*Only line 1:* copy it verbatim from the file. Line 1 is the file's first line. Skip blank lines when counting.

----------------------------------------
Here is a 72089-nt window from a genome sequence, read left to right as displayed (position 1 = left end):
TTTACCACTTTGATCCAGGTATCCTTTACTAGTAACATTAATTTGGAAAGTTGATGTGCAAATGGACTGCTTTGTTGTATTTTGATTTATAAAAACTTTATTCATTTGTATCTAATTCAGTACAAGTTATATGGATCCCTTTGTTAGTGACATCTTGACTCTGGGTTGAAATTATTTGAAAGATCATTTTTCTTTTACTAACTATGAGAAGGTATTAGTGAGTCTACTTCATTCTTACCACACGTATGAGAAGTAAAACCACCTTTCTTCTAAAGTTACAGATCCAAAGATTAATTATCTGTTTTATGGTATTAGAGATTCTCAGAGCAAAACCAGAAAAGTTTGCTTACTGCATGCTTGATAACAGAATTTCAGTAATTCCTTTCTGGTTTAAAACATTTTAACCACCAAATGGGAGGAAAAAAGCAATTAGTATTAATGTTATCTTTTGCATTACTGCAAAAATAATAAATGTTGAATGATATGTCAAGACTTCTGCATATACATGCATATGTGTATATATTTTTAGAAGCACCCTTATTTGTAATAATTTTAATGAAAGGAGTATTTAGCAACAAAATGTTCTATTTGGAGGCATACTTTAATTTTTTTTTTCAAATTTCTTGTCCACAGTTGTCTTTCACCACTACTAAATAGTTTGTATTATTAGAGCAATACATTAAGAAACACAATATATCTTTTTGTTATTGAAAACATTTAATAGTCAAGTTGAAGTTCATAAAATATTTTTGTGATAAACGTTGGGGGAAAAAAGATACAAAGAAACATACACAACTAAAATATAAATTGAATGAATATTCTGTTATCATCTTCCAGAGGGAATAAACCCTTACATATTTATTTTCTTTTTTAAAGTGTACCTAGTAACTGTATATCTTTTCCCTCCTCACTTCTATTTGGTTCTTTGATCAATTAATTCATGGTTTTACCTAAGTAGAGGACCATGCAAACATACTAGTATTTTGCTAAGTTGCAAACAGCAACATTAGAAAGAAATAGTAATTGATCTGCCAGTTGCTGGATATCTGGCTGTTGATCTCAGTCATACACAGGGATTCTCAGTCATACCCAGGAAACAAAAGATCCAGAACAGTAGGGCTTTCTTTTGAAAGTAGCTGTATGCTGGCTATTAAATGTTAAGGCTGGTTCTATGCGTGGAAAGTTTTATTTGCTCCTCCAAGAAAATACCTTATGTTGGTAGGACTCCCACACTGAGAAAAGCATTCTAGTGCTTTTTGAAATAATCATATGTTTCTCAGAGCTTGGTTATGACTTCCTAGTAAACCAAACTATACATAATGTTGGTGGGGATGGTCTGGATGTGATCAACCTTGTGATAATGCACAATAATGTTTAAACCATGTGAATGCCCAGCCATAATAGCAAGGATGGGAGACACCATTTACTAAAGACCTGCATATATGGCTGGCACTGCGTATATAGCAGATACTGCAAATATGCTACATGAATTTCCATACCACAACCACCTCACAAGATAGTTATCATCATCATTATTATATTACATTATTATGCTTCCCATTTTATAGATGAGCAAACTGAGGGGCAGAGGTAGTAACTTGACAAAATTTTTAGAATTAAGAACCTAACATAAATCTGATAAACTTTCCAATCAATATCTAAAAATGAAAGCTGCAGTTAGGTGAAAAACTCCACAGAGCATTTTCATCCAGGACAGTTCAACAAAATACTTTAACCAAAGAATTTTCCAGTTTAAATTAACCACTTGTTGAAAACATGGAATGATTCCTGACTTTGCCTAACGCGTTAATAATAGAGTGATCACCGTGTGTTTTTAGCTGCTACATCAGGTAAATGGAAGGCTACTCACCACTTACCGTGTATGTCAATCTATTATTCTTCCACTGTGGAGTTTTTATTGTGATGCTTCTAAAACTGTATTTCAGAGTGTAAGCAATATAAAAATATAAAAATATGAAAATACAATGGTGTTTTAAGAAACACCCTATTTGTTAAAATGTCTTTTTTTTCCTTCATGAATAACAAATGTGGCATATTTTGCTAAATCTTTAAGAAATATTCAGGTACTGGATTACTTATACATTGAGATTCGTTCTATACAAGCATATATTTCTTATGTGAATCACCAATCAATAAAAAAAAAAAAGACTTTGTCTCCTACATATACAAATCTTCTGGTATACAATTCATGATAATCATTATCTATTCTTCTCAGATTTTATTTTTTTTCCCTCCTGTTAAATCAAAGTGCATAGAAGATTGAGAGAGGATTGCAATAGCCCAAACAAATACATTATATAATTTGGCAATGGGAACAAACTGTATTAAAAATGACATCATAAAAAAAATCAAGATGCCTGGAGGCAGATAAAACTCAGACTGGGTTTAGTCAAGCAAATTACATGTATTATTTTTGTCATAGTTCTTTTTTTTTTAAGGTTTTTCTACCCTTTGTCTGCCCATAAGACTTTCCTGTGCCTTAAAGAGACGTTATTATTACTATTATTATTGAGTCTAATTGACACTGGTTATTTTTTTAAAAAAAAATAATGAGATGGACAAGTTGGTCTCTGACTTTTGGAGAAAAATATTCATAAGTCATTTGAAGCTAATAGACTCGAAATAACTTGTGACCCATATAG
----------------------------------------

Here is a 72089-nt window from a genome sequence, read left to right as displayed (position 1 = left end):